The ROI of Digital Communications is… Relationships!

The future of marketing is about to rely very heavily on marketers who know how to integrate technology throughout every process of a customer’s experience. The biggest question that faces everyone right now is: How do I leverage online and mobile experiences to produce successful ROI? Again, what is ROI?Read More

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Twitter, Facebook, YouTube… WTF Is Social Media?

Social media is…. A blog, twitter, facebook, YouTube, digg, reddit, and more. Is it really?! The continued debate of what social media truly is has raged on for the past year or more. People, Companies, and Brands are jumping all over the bandwagon as a must have new channel ofRead More

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The ROI of Digital Communications is… Relationships!

The future of marketing is about to rely very heavily on marketers who know how to integrate technology throughout every process of a customer’s experience. The biggest question that faces everyone right now is: How do I leverage online and mobile experiences to produce successful ROI?

Again, what is ROI? Return on intelligence?! Seriously… We need to ignore ROI when it comes to marketing. I get it; we need to measure our results to understand what is working and what isn’t working. Marketing should not be driven by revenue. MARKETING SHOULD BE DRIVEN BY RELATIONSHIPS!

“Twitter is not a good tool for a lot of things. It’s great for conversation, it’s great for relationships, it’s horrible for sales, it’s horrible for marketing, it has no shelf life, and I love it because it creates relationships.” ~ Scott Stratten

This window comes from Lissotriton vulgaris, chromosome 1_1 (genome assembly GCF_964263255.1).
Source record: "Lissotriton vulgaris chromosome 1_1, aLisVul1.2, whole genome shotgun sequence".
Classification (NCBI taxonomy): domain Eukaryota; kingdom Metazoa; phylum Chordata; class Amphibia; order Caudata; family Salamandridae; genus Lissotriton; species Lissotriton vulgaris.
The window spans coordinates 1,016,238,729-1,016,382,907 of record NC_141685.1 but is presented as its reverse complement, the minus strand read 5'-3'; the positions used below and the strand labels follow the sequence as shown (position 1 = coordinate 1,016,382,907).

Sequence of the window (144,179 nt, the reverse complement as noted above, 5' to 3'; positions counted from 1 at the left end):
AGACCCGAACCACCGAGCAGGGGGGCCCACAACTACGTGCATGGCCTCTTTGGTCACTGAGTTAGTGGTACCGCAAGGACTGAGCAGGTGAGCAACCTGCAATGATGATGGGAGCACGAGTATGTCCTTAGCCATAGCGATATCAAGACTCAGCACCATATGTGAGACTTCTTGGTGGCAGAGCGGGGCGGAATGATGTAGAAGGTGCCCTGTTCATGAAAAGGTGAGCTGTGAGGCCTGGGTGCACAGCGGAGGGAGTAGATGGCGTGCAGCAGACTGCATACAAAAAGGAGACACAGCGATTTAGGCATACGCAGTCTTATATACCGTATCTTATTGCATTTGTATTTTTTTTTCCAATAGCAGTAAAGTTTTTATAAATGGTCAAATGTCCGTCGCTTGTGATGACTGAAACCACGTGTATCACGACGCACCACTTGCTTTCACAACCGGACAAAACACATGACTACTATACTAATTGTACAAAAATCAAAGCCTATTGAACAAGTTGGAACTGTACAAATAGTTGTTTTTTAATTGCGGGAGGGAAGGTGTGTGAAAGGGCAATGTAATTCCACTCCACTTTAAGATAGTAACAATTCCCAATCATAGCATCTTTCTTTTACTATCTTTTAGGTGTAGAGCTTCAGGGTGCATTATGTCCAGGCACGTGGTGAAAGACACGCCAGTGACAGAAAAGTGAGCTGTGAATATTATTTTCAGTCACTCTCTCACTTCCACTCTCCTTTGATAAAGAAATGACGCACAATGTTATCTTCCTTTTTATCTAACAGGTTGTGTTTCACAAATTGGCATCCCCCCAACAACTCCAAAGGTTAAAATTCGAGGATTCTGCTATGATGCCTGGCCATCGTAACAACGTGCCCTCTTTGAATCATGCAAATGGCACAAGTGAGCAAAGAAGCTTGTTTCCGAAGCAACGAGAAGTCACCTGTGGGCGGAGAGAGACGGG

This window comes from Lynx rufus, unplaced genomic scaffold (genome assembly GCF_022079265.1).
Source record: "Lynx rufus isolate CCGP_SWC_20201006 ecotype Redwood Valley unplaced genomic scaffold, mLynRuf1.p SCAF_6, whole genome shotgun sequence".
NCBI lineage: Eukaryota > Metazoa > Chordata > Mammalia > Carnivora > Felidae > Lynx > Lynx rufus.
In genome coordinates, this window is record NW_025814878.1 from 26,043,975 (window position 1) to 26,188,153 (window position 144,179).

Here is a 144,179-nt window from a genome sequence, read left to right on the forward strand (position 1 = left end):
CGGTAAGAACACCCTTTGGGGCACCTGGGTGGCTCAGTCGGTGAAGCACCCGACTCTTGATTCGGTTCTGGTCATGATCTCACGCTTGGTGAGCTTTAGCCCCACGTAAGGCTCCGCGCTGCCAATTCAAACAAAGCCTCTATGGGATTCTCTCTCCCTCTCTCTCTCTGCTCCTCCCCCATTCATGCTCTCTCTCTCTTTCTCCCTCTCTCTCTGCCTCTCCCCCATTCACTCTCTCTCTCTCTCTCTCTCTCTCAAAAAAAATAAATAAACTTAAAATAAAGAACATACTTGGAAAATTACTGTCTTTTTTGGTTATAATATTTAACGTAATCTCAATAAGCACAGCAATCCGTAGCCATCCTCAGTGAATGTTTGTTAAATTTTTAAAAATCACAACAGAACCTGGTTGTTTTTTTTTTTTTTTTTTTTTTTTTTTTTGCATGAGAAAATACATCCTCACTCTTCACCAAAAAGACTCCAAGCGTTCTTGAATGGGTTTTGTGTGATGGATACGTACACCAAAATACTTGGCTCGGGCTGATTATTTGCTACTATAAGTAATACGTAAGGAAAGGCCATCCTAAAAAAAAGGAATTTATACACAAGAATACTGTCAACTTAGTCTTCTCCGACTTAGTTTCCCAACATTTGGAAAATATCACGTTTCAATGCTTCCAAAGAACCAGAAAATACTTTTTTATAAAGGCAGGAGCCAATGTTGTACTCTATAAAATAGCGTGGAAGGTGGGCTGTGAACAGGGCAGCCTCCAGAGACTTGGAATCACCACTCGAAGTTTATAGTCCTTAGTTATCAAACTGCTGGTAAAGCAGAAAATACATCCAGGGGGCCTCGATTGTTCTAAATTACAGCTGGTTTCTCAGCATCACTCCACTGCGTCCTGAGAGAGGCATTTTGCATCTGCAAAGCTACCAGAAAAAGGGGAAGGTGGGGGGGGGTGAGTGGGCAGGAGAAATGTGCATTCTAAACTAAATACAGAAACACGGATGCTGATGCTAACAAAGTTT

What if we took the question, “How do I leverage online and mobile experiences to produce successful ROI?” and re-wrote it to say, “How do I leverage online and mobile experiences to produce valuable experiences?” Better yet, let’s think in terms of the customer:

“How do I leverage online and mobile experiences to produce valuable returns on investments for my customers?”

After all, we are asking our customers to talk, engage, research, and ultimately buy from us. We’re either producing valuable experiences for them or incompetent interrupted experiences that reflects positive or negative on our brand experience.

Remember, there is never a neutral experience with a brand. It goes up or down!

So let’s answer: “How do I leverage online and mobile experiences to produce valuable returns on investments for my customers?”

That depends on the size of your company, industry, and whether you’re a B2C or B2B. There are many factors that go in to creating heuristic experiences, including:

  • Business Purpose
  • Business Values
  • Business Objectives
  • Marketing Objectives
  • Marketing Strategy
  • Marketing Goals
  • * Digital Objectives
  • * Digital Strategy
  • * Digital Goals
    * Digital objectives, strategies, and goals are limited to only a select few companies in the world that have large brand recognition, such as Pepsi, Starbucks, Coke, ect

As you can tell, there are numerous variables that go into answering the above question. It’s not as easy as you might have though. Consider all the above factors for your business and let’s revisit this in the next post. Here is one tip: I repeat, don’t create a separate Twitter, Facebook, or YouTube strategy! You would never have a separate telephone.

What are some successful strategies or activities that have worked for you? I’d love to hear them! A follow up post will highlight case studies with key do’s and don’ts.

Twitter, Facebook, YouTube… WTF Is Social Media?


Social media is…. A blog, twitter, facebook, YouTube, digg, reddit, and more. Is it really?! The continued debate of what social media truly is has raged on for the past year or more. People, Companies, and Brands are jumping all over the bandwagon as a must have new channel of marketing. Social media is this.. it’s that.. it’s…. Seriously people, grow up and listen to yourselves!!!